Dec 2016

The Payment Hub: Implementing Load Balanced Treasury

Kent Clark

A treasury is only as strong as the data that it runs on. Yet as globalization has increased and complexity and risk experienced by corporates has grown, treasury departments have remained lean. Without the personnel capacity for increased data gathering, new opportunities must be leveraged to increase richness and ensure the accuracy of available data. Co-opting the ideas and benefits of Load Balanced Treasury® and combining it with modern payment technology enables the creation of a banking hub, maximizing the potential of your payment data to support your treasury operations.

As the drive towards centralization has increased, we’ve seen corporate treasury departments gain greater clout, absorbing much of the work done at the subsidiary level, without an increase in staff. According to Strategic Treasurer’s 2016 Treasury Fraud & Controls Survey, nearly three-quarters of polled treasurers say their companies conduct business in more than one country, and over a third do so in 20+ countries. Despite this, over half of treasury teams are still under 6 people, and nearly three-quarters of treasury departments are either static or decreasing in size. In our webinar last month, our poll data showed that more than half of the people watching work with organizations that make between 10,000 and 100,000 payments per month, with 29% paying across 21+ countries. This makes payments one of the most complex components of the treasury toolbox.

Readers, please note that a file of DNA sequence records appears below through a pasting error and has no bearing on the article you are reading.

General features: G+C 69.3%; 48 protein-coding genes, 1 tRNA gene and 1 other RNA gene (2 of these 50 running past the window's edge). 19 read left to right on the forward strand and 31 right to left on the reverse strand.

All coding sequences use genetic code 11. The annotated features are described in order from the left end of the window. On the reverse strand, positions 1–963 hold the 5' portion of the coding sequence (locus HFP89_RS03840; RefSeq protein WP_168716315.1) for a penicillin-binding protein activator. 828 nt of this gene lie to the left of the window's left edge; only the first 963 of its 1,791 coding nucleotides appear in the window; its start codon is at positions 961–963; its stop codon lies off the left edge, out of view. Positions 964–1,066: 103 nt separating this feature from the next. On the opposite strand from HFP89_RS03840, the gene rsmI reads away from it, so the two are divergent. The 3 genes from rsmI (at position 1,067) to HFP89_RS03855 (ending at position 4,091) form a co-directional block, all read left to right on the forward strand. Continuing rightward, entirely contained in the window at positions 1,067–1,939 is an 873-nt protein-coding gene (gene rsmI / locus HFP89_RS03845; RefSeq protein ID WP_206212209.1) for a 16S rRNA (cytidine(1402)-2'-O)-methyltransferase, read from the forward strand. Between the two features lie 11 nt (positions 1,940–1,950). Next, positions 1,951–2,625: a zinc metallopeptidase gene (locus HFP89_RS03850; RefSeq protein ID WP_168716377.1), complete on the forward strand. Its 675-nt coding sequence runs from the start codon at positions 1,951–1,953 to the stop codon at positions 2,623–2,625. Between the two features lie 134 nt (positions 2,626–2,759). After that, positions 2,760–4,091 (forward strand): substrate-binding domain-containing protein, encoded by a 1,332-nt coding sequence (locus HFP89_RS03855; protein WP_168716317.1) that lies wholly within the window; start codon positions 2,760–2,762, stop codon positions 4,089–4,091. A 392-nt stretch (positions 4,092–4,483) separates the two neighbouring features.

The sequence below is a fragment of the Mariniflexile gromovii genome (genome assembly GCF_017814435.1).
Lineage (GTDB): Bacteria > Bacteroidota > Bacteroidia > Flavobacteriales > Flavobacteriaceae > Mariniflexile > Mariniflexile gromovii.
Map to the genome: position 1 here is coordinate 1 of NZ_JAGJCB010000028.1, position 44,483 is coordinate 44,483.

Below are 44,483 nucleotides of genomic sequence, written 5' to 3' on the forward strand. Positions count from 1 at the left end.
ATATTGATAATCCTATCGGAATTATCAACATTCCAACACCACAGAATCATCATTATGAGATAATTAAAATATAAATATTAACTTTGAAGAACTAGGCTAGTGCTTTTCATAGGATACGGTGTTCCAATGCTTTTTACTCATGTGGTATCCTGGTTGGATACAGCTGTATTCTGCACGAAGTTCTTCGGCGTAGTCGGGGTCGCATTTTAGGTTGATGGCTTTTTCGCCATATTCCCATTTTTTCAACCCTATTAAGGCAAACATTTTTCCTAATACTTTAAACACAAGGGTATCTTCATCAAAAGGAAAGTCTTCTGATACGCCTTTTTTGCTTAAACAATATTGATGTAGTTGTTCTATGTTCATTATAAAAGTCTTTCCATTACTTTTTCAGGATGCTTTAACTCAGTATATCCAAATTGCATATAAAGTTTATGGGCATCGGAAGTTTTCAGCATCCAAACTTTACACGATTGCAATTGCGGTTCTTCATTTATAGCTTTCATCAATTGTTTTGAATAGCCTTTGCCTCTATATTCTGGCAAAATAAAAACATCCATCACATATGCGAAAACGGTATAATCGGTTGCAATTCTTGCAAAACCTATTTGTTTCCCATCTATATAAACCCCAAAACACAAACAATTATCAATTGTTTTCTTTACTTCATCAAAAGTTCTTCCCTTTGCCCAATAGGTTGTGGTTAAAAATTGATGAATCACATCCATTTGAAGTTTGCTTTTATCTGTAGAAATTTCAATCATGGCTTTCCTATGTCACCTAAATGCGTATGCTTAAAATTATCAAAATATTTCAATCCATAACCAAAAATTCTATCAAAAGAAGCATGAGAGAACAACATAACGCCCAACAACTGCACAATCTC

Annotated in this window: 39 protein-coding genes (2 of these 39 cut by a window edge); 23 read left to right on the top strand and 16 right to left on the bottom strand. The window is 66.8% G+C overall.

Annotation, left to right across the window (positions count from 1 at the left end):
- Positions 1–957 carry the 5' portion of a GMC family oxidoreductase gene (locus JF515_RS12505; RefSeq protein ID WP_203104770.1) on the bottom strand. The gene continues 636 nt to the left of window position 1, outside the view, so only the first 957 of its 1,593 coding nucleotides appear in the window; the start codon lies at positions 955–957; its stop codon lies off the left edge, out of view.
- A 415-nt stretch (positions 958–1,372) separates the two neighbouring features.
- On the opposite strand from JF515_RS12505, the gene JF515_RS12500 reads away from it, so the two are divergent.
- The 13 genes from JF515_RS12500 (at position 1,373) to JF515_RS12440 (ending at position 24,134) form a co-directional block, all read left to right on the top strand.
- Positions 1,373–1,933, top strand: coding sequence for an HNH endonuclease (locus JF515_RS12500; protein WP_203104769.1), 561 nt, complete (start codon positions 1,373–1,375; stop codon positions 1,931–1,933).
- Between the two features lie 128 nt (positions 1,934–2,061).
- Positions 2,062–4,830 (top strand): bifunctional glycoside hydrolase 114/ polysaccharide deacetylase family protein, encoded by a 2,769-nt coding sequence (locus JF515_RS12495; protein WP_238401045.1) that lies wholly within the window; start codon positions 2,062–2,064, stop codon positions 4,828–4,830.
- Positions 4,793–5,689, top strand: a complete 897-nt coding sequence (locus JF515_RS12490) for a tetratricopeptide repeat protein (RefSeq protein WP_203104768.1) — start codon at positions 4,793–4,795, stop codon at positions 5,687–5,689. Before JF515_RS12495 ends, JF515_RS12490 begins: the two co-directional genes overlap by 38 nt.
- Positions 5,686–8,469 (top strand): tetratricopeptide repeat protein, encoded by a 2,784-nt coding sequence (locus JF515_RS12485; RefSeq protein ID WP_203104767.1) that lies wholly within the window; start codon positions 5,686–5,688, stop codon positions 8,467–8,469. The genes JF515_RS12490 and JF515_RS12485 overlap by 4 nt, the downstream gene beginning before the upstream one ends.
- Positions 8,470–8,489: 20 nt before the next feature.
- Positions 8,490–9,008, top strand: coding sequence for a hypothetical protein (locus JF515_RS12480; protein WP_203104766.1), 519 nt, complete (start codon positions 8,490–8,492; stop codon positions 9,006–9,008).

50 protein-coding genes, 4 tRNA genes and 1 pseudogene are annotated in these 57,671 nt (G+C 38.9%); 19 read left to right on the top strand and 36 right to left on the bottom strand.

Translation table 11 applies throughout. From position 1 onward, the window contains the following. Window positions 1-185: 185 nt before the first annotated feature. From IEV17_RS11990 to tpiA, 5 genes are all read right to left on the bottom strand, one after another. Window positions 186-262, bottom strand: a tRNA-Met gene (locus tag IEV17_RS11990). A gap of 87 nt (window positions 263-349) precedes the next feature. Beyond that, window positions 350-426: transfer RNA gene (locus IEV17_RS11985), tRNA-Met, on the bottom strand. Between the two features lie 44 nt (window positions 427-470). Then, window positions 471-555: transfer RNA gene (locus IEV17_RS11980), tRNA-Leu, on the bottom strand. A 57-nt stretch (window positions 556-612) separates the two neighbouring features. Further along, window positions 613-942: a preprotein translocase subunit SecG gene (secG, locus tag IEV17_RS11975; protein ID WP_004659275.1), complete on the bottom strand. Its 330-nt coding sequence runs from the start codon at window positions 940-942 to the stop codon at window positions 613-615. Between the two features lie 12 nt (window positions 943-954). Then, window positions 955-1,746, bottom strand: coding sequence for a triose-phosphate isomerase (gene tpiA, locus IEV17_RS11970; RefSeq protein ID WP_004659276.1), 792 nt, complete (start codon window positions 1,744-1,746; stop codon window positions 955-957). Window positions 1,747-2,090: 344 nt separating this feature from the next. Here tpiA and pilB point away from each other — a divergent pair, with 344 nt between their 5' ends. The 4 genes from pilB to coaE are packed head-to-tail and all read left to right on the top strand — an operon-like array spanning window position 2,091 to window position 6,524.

Payments: formats and hypercomplexity

Not only are there currently enough networks and payment standards to blank out a map, but there are different regulatory requirements (EMIR, FATF), timing issues involving time zones, and more.  As companies grow on a global scale, they have to use more payment formats, more payment types. This creates complexities for treasury and for the organization itself.

Format conversion is the big issue, specifically the use of local payment instruments. Many banks support EDI and SWIFT, and they’ve been around so long that everything is set up accordingly. The problem is ISO20022 adoption, proprietary formats and making this all work with their legacy back end systems. This has created a situation where even ISO20022 scope has to account for bank-specific and country-specific deviations.

This same issue rears its head with reporting. Corporate systems use different ERPs or accounting systems, which also may require specific formats. Despite MT940/MT942 (most commonly used for previous day statements or current day account reporting) and BAI reporting having reached an acceptable level of standardization, in the grand scheme a large number of proprietary formats persists.